Hello and welcome to this weeks Six on Saturday.
This is a late Six on Saturday this Week as it is getting difficult to find things to write about.
Garden opportunities have been zilch this week due to work and the dark nights at the beginning of the week we had our first bad frost but the weather has got warmer towards the end. It’s that time of the year I am starting to count down to your favourite day at the end of December….no not Christmas Day the 22nd December when the days get longer.
Here is my six for this week.
1. Orostachys Spinosa
What a difference 7 months mate. The above photo was taken back in May and the rosettes were plump and healthy. These extremely hardy succulents have now gone into their dormant period for winter. They can survive to ridiculously cold temperatures in Siberia and Mongolia up to minus 35 degrees centigrade. They don’t like to get to wet so I have put them in a sheltered position on a old bookcase I have in the garden. At the end of February signs of green should show and within 3 months they should look like the to photo.
2. Sedum Makinoi
A native of Japan this is a evergreen plant which leaves turn into wonderful autumnal colour at this time of year. After taking along time to establish itself it is now establish itself. It should produce yellow flowers in the springs
3. Sedum Nussbaurenaium
A bit of a mouthful this is also known as Coopertone Sedum. As with many of the most interesting Semi Hardy sedums it is a native of Mexico. In strong lights the leaves will turn a reddy brown hence they name Coppertone. The above picture shows how easy propagating some succulents can be, as you can see some of the leaves that I have pulled off are starting to sprout and form small plants.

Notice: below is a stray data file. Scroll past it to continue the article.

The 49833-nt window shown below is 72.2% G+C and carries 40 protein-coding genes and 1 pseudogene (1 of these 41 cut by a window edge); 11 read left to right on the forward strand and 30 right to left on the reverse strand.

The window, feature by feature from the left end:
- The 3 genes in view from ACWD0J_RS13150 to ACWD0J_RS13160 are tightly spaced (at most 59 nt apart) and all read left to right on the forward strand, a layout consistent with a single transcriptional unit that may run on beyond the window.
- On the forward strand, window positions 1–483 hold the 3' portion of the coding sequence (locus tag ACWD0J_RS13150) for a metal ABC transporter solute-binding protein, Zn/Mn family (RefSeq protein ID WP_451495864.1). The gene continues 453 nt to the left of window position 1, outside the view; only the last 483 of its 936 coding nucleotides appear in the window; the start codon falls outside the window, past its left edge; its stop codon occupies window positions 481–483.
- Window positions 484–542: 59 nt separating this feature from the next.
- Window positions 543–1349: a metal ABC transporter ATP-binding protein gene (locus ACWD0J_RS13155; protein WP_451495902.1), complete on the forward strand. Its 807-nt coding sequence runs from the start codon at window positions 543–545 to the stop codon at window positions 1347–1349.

4. Sedum Pachyphyllum Nejedelly
Another native of Mexico this plant and the Coppertone Sedum in the previous post is in the mini greenhouse I featured last week. As you can see from the pictures of both plants both are doing really well in the said green house. As it is supposed to be mild for the next few days I will keep the flap open to allow them to breath and not get to damp. This plant is also now as the Pork and Bean plant and fro.m the above photo you can see why.
5. Digitalis and Aquilegia seedlings.
These plants are still with me which is good. I sowed these last spring and only kept a few of each. They will he planted into any spaces I will have next year. The planes are Digitalis Stewartii a perennial digitalis and Aquilegia Alchemist Gold. I need to have to have a think what plants I will grow from seeds next year.
6. Schlumberga (Thanks Giving Cactus)
I bought this last year and it is growing at a fast rate. Jim Stevens planted a photo of this variety a couple of weeks ago. I did ha e the name but at the moment it escapes me. The flowers rally do light up a damp and dark Saturday afternoon.
That is my Six
If you want to write one it is not that difficult. As always to find out how six on Saturday works please follow the following link The Propagator. The don of Six on Saturday.
There probably won’t be a six next weekend.
Until next time goodbye!